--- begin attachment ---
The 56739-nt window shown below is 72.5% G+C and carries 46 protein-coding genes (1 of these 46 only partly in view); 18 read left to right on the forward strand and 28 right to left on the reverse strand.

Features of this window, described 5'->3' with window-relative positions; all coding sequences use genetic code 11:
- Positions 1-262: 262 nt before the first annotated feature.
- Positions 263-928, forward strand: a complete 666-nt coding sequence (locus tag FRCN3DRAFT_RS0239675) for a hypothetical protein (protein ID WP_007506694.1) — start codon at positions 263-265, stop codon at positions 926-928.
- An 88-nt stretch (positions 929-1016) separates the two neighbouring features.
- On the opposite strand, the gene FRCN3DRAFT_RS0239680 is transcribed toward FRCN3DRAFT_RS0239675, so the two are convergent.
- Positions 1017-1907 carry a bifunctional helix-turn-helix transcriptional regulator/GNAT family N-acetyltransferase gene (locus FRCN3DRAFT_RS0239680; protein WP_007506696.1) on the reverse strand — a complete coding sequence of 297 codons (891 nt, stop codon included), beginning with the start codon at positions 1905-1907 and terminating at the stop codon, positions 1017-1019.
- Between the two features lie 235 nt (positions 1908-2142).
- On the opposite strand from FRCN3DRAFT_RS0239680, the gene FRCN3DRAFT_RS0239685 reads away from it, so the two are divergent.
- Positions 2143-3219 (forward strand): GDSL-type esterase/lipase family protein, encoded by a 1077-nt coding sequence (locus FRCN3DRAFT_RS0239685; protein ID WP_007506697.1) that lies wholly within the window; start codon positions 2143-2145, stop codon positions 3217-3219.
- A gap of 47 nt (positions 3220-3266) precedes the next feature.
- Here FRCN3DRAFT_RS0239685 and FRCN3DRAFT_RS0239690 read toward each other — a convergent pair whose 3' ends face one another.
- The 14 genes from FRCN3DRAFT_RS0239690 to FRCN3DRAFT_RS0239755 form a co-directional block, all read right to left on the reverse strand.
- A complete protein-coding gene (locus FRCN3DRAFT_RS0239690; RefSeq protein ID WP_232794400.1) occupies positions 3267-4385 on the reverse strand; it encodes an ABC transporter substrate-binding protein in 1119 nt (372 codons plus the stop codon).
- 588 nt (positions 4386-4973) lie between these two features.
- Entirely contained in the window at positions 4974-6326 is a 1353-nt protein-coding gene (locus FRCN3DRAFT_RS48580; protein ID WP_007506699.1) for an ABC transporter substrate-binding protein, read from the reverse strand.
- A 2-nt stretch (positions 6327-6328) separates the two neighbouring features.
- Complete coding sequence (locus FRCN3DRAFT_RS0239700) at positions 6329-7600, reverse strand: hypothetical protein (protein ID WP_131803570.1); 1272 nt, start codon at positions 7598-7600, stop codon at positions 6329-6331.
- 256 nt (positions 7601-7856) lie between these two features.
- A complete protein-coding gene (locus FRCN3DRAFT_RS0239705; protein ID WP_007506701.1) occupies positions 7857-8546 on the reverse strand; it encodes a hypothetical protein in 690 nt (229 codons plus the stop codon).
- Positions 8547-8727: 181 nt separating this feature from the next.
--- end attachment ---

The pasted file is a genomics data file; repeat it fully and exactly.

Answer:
The 56739-nt window shown below is 72.5% G+C and carries 46 protein-coding genes (1 of these 46 only partly in view); 18 read left to right on the forward strand and 28 right to left on the reverse strand.

Features of this window, described 5'->3' with window-relative positions; all coding sequences use genetic code 11:
- Positions 1-262: 262 nt before the first annotated feature.
- Positions 263-928, forward strand: a complete 666-nt coding sequence (locus tag FRCN3DRAFT_RS0239675) for a hypothetical protein (protein ID WP_007506694.1) — start codon at positions 263-265, stop codon at positions 926-928.
- An 88-nt stretch (positions 929-1016) separates the two neighbouring features.
- On the opposite strand, the gene FRCN3DRAFT_RS0239680 is transcribed toward FRCN3DRAFT_RS0239675, so the two are convergent.
- Positions 1017-1907 carry a bifunctional helix-turn-helix transcriptional regulator/GNAT family N-acetyltransferase gene (locus FRCN3DRAFT_RS0239680; protein WP_007506696.1) on the reverse strand — a complete coding sequence of 297 codons (891 nt, stop codon included), beginning with the start codon at positions 1905-1907 and terminating at the stop codon, positions 1017-1019.
- Between the two features lie 235 nt (positions 1908-2142).
- On the opposite strand from FRCN3DRAFT_RS0239680, the gene FRCN3DRAFT_RS0239685 reads away from it, so the two are divergent.
- Positions 2143-3219 (forward strand): GDSL-type esterase/lipase family protein, encoded by a 1077-nt coding sequence (locus FRCN3DRAFT_RS0239685; protein ID WP_007506697.1) that lies wholly within the window; start codon positions 2143-2145, stop codon positions 3217-3219.
- A gap of 47 nt (positions 3220-3266) precedes the next feature.
- Here FRCN3DRAFT_RS0239685 and FRCN3DRAFT_RS0239690 read toward each other — a convergent pair whose 3' ends face one another.
- The 14 genes from FRCN3DRAFT_RS0239690 to FRCN3DRAFT_RS0239755 form a co-directional block, all read right to left on the reverse strand.
- A complete protein-coding gene (locus FRCN3DRAFT_RS0239690; RefSeq protein ID WP_232794400.1) occupies positions 3267-4385 on the reverse strand; it encodes an ABC transporter substrate-binding protein in 1119 nt (372 codons plus the stop codon).
- 588 nt (positions 4386-4973) lie between these two features.
- Entirely contained in the window at positions 4974-6326 is a 1353-nt protein-coding gene (locus FRCN3DRAFT_RS48580; protein ID WP_007506699.1) for an ABC transporter substrate-binding protein, read from the reverse strand.
- A 2-nt stretch (positions 6327-6328) separates the two neighbouring features.
- Complete coding sequence (locus FRCN3DRAFT_RS0239700) at positions 6329-7600, reverse strand: hypothetical protein (protein ID WP_131803570.1); 1272 nt, start codon at positions 7598-7600, stop codon at positions 6329-6331.
- 256 nt (positions 7601-7856) lie between these two features.
- A complete protein-coding gene (locus FRCN3DRAFT_RS0239705; protein ID WP_007506701.1) occupies positions 7857-8546 on the reverse strand; it encodes a hypothetical protein in 690 nt (229 codons plus the stop codon).
- Positions 8547-8727: 181 nt separating this feature from the next.